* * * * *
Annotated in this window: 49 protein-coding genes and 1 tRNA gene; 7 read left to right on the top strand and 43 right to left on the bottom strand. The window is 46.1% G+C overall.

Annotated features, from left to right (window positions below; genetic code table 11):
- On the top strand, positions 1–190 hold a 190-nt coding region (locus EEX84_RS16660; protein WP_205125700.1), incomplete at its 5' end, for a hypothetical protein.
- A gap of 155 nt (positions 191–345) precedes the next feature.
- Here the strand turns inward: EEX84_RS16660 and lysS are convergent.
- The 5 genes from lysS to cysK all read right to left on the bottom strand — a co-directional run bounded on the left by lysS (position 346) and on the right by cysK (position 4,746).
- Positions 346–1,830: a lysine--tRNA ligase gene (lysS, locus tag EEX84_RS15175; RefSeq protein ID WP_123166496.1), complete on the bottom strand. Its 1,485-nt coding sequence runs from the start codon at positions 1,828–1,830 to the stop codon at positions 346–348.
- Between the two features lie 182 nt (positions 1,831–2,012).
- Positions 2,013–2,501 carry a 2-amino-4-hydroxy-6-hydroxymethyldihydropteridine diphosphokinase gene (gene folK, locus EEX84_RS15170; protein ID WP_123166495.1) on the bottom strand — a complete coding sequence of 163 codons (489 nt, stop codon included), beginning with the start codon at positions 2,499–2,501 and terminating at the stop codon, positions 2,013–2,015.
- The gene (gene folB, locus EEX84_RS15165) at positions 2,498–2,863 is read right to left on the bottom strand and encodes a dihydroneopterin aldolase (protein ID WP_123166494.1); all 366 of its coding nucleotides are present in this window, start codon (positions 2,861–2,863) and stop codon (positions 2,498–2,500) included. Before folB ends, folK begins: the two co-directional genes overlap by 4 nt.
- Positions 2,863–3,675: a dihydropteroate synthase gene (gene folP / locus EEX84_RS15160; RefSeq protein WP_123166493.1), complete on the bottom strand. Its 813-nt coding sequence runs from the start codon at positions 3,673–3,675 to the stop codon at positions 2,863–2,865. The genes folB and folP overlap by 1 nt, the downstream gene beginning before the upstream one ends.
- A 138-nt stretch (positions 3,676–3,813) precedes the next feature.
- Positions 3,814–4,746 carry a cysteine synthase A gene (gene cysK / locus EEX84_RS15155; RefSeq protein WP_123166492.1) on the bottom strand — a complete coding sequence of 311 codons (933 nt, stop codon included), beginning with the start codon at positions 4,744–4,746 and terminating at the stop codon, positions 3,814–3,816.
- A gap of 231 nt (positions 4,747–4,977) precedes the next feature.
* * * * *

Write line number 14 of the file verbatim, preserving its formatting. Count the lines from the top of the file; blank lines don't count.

- A gap of 231 nt (positions 4,747–4,977) precedes the next feature.